8. Andyzhao123 is offline
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    #8
    Quote Originally Posted by songdavid98
    do you have any specific questions? Asking for something so broad is like asking for an entire library.

    I happen to be a (lefty) penholder who used to use skyline 3 neo.
    Alrighty, here are some of the main questions I have:
    -What should the start and end position be like, and what are the most important details?
    -Where is the ideal timing when contacting the ball? (Location of the ball when contacting and where on the ball should I be contacting)
    -What's the best way to improve consistency?
    -How to be more confident when executing the stroke?

  9. songdavid98 is offline
    says it's not practice if there's no counterattacking
     
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    #9
    Starting position depends on the spin of the ball and on the height of the ball. If the ball is of net height and backspin and long, try starting close to knee height and swing up to the ball. Don't swing too far back for this one or you won't get the right contact for spinning the ball.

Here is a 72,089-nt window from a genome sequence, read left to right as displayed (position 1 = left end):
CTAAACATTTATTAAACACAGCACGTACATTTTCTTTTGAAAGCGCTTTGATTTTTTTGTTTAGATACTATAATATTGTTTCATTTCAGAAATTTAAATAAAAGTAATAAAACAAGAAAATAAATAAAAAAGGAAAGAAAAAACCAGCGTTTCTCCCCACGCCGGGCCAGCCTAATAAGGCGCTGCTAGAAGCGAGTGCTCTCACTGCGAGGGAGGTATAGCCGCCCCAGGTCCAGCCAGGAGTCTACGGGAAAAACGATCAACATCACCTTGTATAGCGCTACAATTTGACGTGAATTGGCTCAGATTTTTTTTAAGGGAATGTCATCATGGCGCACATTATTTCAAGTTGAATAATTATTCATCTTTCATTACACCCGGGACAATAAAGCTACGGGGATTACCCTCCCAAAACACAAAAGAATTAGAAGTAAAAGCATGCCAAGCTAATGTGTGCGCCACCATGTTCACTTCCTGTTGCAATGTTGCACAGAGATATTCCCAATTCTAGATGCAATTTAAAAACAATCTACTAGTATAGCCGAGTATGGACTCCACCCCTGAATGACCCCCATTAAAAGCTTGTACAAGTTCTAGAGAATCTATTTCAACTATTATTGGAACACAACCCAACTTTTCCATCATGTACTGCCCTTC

Net height topspin long, you start higher and further back.

    As for ending position, your racket should be at around head height and a little in front of your head, but that can change depending on how much you lean forwards. (Advanced note)There are exceptions to this, like when the ball is coming into your elbow. In that case, you can end at your opposite shoulder if there's a lot of topspin (or above the opposite shoulder if you really need to lift the ball). At the end of the day, the forehand loop is a stroke that is meant to have physical variations so that it can handle all situations.

    This video should help
    https://youtu.be/mKFTcOtF58E?t=31

    **********

    If you are standing on an analog clock and 12 o clock is in front of you, I'd say 2 or 10 o clock is the timing.
    (Advanced note)This can change depending on if you really want some bigger angles.
    As for where on the ball you want to contact, that depends on whether you want to lift it, or if you want to send it forward. Go up against the back of the ball if you want to lift it. Go forward on the top of the ball to send it forward.

    **********

    Inconsistency in practice can be caused by a lot of things, like technical problems. Make sure you fix those technical problems when you practice. When it comes to games, the number thing that causes inconsistency is a lack of observation and adjustment. You have to understand that each shot is not the same and that you will have to personally tailor each loop to each ball on the fly. You can't expect the shots you see in practice to be the same as those in a game everytime.